I agree with President Benson, the Constitution of the United States is an inspired document! It is my observation that any time the Lord gives us rules - commandments - He does so in order to protect us from something that will diminish our freedom and happiness. It makes perfect sense to me that He would approve of a document, a governmental template, that secures such broad freedoms as our Constitution does. In addition, many other church leaders besides President Benson have spoken about the Divine origin and approval for the Constitution. I've recently been reading David McCollough's book, 1776, and it's clear both sides acknowledged the Americans were the recipients of Divine aid - and that it was a decisive factor in their favor. One example of this is the night the Rebels set up their cannon on Dorchester Heights in order to bombard the British in Boston:


The night was unseasonably mild - indeed, perfectly beautiful with a full moon - ideal conditions for the work, as if the hand of the Almighty were directing things, which the Reverent William Gordon, like many others, felt certain it was. "A finer [night] for working could not have been taken out of the whole 365," he wrote. "It was hazy below [the Heights] so that our people could not be seen, though it was a bright moonlight night above on the hills." (1776, page 92)


Why would the Lord assist the colonists if He did not approve of what they were doing? He would have known from the outset that the Constitution would be among the crowning accomplishments to come.

Having adopted the Constitution, and never having abolished it, we as a people, and our elected officials with us are bound by it. It is, as Washington said, sacredly obligatory upon us all. We are bound to abide by it, and that requires knowing something about it. Sadly, we have allowed the teaching of Constitutional principle and how it shaped American history to be removed from our schools. It's "too political," and "too controversial." It's the highest law of our land! It's purpose, stated in the Preamble, is to "establish justice, insure domestic tranquility, provide for the common defense, promote the general welfare, and secure the blessings of liberty to ourselves and our posterity"! Patriotism, once a noble expression of commitment to the nation and its liberties, has been reduced to nothing more than wearing red, white, and blue a few times a year.

George Washington said, "A primary object should be the education of our youth in the science of government. In a republic, what species of knowledge can be equally important? And what duty can be more pressing ... than ... communicating it to those who are to be the future guardians of the liberties of the country?" Before we can pass this knowledge to our children - increasing their chances to "secure the blessings of liberty" for themselves and for our grandchildren - we must know something about it ourselves. We must study the document, and the extensive writings our Founders left, explaining themselves, and explaining the Constitution. This is hard work. But like all work, it gets easier with practice. And then when looking at the issues of the day, we must ask ourselves, "How does this bill measure up? Is it Constitutional?" If the answer is, "I don't know," we have more work to do.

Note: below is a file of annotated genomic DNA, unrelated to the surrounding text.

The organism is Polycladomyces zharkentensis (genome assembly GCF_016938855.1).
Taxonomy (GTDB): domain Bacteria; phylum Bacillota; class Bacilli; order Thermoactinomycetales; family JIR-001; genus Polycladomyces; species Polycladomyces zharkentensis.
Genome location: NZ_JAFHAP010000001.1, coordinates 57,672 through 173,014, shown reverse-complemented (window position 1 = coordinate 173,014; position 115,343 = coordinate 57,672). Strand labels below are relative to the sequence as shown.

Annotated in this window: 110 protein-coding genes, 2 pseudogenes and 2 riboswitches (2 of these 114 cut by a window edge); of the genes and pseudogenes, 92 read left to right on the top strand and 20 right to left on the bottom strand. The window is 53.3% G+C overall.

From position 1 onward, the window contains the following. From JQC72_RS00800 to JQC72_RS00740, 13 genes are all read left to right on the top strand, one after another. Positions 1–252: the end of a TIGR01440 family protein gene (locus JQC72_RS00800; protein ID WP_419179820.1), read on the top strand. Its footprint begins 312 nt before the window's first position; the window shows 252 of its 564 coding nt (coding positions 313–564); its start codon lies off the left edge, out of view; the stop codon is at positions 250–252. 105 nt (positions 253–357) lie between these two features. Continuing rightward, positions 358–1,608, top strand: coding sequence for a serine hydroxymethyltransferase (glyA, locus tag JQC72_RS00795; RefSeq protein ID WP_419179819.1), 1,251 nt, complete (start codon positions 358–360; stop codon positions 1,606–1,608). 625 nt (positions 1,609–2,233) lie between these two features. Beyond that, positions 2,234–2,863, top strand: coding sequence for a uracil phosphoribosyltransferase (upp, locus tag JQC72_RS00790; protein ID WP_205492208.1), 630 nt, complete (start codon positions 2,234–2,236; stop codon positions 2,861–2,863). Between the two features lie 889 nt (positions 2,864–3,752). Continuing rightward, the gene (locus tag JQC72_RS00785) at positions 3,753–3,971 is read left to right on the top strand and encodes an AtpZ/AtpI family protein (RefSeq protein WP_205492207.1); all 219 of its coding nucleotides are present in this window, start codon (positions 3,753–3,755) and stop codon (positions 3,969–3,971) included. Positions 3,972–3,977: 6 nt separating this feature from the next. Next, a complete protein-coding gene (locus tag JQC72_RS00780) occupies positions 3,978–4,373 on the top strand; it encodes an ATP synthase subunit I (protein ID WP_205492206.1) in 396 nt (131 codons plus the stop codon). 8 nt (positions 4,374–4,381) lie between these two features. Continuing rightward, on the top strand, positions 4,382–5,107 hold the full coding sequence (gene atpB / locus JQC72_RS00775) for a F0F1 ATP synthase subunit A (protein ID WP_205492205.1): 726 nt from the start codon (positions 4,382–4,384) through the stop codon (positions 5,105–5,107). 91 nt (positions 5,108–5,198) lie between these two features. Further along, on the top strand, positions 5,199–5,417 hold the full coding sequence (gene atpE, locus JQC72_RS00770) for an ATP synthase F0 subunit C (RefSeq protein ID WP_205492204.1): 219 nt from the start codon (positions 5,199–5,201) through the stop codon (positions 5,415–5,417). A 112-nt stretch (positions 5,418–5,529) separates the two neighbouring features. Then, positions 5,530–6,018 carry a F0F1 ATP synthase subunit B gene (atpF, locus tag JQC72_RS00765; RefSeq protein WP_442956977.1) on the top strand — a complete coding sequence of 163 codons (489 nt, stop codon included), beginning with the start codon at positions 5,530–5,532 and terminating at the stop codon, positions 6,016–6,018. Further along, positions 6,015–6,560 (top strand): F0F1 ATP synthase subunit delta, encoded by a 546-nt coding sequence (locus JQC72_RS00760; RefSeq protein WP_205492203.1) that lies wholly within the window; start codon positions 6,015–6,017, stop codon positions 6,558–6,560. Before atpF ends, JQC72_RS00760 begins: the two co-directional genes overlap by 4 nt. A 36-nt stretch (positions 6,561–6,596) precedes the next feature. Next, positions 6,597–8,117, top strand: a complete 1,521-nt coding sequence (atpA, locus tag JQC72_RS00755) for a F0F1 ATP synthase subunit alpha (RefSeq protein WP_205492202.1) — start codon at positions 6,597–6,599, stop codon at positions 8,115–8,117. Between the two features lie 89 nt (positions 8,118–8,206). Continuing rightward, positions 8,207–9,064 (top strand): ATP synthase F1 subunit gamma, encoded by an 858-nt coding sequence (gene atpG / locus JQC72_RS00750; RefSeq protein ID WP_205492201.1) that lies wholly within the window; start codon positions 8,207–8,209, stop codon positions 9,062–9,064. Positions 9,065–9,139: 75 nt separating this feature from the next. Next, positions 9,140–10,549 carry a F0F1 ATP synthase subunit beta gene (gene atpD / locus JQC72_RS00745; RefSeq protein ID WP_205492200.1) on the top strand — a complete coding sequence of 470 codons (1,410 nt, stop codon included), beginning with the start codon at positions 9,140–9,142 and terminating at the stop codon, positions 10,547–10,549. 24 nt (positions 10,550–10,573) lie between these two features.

16 March 2010

Nature Study

We headed out for another nature walk this morning, and I felt like it was an uncommonly good one. I love this time of year for observing things! The animals are up and stirring, the birds are coming back, but the cover isn't very good yet, so you can actually see them. Gotta love it!


We were trying out a new-to-us nature preserve that I happened to notice signs for yesterday while we were out and about. The first thing Monkey wanted to do was check out their observation platform. It didn't look like much; I thought it was pretty short for an "observation" tower. But it had a wonderful view!



We saw a number of worthwhile things while we were up there. In addition to the next couple of photos, there were some chickadees that came and lit briefly on the platform's corner, just 4-5 feet from where we were. I thought that was amazing, though I'm not sure that Monkey saw them in the moments they stayed there.



At one point I was watching a pile of brush I'd seen a bird fly into. I wanted to see if I could get a picture of the bird, because it was one I didn't recognize, and even bad pictures are extremely helpful in identifying a new bird. It appeared to have a nest in the pile of brush I was watching. After a couple of minutes, I realized that it wasn't the only thing keeping cozy in there! This bunny was so well camouflaged that I looked right at him for probably 5 minutes and never saw him until he moved. He's really hard to see in the photograph too, so I tried to turn down the "lights" on the rest of the picture to help you find him.